The Escalation Clause is a Mess. Simplify Your Escalation Terms to be Accepted.

Why wouldn’t a home seller accept an Offer with a promise from the buyer to pay $1,000.00 more than another bona fide offer in the seller’s possession? Well, they likely would if a buyer made that Offer. Rarely is an Offer made this simple. Escalating price offers are muddied with conditions of seller providing proof, calculating price by deducting for eligible credits, and buyer’s final approval. It’s the uncertainty of the caveats which dilute the promise to a giant “maybe”; and maybe means “maybe not”. Once tied into a contract, untangling is difficult. Rather than take a chance on the caveats, owners prefer to avoid the escalation clause and counter the cleanest offer on price. The escalation clauses used today challenge the ability of the presenting agent to explain the nuances. The more confused the seller becomes, the more likely the seller is to look away.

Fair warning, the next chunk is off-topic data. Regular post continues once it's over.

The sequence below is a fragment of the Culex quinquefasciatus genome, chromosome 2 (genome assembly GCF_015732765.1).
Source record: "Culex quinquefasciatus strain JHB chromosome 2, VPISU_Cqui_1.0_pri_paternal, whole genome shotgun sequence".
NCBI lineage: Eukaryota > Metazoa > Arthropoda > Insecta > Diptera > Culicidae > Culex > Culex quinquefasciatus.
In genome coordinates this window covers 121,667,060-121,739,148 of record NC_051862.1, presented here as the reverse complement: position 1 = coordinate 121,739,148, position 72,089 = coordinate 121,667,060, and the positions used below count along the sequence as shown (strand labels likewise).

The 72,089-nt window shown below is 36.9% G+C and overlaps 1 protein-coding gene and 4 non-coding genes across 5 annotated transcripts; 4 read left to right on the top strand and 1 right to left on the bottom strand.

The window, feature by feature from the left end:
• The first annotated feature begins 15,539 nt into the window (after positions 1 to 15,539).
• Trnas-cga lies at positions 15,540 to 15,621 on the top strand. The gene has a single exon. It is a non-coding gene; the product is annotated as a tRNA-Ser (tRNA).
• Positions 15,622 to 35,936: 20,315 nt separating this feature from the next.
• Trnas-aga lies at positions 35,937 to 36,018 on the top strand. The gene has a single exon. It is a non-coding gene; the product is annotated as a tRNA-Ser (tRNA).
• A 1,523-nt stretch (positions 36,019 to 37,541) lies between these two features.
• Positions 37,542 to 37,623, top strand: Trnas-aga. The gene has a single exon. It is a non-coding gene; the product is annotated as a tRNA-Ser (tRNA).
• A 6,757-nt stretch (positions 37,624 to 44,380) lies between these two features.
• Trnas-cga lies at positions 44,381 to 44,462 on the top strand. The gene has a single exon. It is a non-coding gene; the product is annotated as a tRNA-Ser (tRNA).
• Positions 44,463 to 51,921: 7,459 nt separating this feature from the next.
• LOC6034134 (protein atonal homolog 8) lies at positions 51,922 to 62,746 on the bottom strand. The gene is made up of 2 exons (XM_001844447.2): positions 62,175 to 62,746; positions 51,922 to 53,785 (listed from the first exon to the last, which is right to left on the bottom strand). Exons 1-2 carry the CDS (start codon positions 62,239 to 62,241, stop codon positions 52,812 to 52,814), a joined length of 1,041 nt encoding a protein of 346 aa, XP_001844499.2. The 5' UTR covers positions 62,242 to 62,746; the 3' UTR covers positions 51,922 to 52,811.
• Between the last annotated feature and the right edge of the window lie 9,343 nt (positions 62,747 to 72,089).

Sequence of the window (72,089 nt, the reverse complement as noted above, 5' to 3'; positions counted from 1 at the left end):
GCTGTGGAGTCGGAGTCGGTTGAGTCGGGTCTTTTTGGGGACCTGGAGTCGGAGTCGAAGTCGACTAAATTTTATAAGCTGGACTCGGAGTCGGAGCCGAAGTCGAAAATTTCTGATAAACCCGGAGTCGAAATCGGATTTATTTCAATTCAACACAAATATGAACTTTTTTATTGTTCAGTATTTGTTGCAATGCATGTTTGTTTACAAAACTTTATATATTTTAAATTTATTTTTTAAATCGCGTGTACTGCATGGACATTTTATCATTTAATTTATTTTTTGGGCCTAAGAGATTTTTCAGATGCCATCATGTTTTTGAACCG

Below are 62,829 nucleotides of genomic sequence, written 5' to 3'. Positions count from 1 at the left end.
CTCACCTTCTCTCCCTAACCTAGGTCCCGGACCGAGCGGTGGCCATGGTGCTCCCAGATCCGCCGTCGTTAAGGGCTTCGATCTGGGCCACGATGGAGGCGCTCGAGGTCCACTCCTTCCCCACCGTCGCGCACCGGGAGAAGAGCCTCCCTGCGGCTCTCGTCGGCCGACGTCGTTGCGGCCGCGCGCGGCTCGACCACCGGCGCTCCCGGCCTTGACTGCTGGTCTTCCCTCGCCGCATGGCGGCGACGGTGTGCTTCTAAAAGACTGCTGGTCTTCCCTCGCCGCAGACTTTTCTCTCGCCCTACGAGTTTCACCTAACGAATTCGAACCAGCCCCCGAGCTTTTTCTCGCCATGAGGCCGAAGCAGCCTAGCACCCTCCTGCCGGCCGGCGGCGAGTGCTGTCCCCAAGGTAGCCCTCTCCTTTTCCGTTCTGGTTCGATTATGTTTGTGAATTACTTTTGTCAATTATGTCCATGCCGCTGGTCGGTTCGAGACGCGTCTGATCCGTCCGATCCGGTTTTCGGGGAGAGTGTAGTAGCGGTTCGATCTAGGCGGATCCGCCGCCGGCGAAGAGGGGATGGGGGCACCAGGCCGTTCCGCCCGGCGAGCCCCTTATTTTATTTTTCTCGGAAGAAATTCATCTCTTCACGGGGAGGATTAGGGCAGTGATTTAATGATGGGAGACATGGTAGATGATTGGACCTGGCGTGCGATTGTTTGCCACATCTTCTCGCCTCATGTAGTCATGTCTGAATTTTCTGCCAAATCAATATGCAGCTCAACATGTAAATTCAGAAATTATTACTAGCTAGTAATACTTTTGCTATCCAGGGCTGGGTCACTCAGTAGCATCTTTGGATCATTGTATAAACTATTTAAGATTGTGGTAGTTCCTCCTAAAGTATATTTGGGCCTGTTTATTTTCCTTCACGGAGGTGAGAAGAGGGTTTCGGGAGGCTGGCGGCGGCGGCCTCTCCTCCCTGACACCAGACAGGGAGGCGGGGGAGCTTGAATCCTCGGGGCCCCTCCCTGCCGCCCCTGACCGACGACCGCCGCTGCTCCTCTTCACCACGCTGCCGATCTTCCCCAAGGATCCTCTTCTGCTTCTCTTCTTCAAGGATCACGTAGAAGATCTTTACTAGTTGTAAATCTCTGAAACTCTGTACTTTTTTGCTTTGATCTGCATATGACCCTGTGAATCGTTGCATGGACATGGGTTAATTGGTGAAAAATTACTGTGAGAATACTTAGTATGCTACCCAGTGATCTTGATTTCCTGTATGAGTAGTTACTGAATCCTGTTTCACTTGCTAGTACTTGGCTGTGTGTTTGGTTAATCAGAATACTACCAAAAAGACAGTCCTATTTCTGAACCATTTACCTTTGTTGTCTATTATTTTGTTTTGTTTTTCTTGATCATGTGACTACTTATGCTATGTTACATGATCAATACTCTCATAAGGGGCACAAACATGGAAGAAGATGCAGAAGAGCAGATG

If the reason the Escalation Clause is not preferred by sellers for reasons of uncertainty and lack of clarity, the solution is simple: eliminate the uncertainty. The following is an escalation clause suggestion for the well qualified, confident, risk tolerant, prepared buyer who intends to own the property.

First, know we are likely to pay more than we planned to get the home we want to own. Is that overpaying? Maybe. That’s for you to decide after you factor in the reasons you’re trying to buy. Understanding we are in a market where price and terms are set by the seller and driven by consumer demand is where we can choose to begin, or wait to be convinced. The sooner we acknowledge reality the closer we are to an accepted Offer.

Second, be prepared. There are pre qualification letters, pre approval letters, and loan commitments. You don’t have to have an accepted offer to get an underwritten commitment letter for yourself to buy a property. Lenders will do this for you to improve your negotiating position. They may charge a fee, but I know a few local lenders and mortgage companies who will do this for you for free. Put yourself in the place of the seller. You want to know the buyer is absolutely positively prepared with financing or cash in the bank to buy your home. Conditions of verifying information and underwriting approval require a seller to wait in uncertainty for several weeks. If you could avoid that wait and worry you absolutely would. So will the person looking at your offer.